In addition, if an approved quota is insufficient to cover the outward remittance of payroll deductions in connection with a company’s ESPP,  the company should apply to Beijing SAFE for the cancellation of its previous quota approval and request a new quota approval based on the expected remittance amounts (again, the new quota will apply for 12 months following Beijing SAFE’s approval of the request).

Uncertain Treatment of Awards Granted under Plans Adopted Prior to IPO

As part of a number of applications submitted in connection with companies undertaking an initial public offering ("IPO"), Shanghai SAFE has raised numerous questions about awards granted under previously adopted equity compensation plans ("pre-IPO plans"). 

While we continue to work with Shanghai SAFE to understand and resolve their concerns, companies in similar positions should note that the process for securing SAFE approval in Shanghai may be extended and it is even possible that Shanghai SAFE may reject such applications (or at least the portion of applications dealing with awards granted under pre-IPO plans). 

New Zealand

New Exclusions From Securites Law Requirements

In conjunction with the enactment of the Financial Markets Conduct Act 2013 ("FMCA"), New Zealand adopted a new employee share scheme exclusion ("ESS Exclusion") and a small offering exclusion ("Small Offering Exclusion") effective April 1, 2014 that should be helpful to companies granting equity compensation awards in New Zealand for purposes of avoiding the new financial product disclosure requirements under the FMCA.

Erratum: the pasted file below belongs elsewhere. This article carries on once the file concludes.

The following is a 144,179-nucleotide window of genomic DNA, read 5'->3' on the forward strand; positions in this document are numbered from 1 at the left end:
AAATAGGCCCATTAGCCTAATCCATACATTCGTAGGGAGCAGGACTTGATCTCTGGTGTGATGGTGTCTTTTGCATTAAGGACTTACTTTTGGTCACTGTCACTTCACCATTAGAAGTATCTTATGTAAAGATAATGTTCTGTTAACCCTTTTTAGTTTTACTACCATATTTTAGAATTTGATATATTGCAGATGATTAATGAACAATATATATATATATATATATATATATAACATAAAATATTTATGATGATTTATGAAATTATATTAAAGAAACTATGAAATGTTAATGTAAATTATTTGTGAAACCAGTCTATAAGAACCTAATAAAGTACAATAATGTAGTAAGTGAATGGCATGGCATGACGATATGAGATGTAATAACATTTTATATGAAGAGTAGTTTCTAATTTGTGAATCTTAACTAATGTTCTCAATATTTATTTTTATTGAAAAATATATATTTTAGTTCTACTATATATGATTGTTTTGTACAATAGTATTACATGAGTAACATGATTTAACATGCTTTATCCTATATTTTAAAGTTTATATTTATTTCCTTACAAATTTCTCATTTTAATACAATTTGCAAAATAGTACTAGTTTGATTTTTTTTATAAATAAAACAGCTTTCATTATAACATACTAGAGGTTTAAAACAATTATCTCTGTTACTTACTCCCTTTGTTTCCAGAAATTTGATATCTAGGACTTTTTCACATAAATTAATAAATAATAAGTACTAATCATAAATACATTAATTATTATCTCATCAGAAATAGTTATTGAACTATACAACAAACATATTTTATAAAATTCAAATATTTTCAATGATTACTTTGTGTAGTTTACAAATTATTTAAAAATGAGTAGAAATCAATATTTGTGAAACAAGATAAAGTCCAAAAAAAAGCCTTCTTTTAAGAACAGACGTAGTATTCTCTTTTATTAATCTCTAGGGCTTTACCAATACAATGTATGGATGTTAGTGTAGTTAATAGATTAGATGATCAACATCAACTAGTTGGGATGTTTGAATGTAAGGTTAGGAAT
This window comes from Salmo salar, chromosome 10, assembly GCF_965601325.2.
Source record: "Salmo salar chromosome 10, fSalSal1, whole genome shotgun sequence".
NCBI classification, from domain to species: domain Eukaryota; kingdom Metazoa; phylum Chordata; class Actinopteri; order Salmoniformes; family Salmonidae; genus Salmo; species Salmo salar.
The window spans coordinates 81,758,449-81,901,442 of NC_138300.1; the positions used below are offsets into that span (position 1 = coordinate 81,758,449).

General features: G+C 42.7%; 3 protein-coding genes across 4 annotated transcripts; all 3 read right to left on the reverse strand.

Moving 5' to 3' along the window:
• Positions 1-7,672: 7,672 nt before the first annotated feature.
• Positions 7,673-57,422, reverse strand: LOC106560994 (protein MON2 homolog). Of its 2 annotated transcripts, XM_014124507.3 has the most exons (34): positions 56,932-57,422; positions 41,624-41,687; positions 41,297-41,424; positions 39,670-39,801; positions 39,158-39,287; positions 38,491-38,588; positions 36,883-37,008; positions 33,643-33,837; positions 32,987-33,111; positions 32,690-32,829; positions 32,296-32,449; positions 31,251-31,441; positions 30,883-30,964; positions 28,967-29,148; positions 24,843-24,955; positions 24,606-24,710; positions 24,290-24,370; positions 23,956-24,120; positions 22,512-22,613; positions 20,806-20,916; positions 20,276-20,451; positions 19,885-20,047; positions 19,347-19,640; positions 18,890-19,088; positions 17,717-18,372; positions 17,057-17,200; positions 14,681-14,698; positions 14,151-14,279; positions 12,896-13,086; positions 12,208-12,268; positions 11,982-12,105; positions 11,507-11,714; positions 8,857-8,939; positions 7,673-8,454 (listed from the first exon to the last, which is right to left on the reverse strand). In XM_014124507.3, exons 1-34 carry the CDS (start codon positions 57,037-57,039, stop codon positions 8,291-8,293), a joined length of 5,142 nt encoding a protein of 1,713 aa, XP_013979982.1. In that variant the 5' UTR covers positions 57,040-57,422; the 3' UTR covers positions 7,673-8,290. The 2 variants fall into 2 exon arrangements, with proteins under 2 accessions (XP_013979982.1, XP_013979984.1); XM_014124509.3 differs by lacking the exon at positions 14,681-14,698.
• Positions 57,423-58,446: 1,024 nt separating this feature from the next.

ESS Exclusion 

Under the ESS Exclusion, companies granting/offering equity compensation awards to employees in New Zealand can avoid the disclosure requirements under the FMCA if:

  • the offer is made as part of remuneration arrangements for eligible persons or is otherwise made in connection with the employment or engagement of eligible persons;
  • the primary purpose of the issuer's offer is not fundraising; and
  • the total number of specified financial products issued or transferred under all of the issuer’s employee share schemes to eligible persons in any 12-month period does not exceed 10% of the specified financial products of the issuer that are of the same class at the beginning of the 12-month period. 

For purposes of the foregoing requirements, "eligible person" means directors and employees of the issuer or the issuer's subsidiaries, and also includes persons who provide personal services (e.g., consultants, independent contractors) principally to the issuer or the issuer's subsidiaries.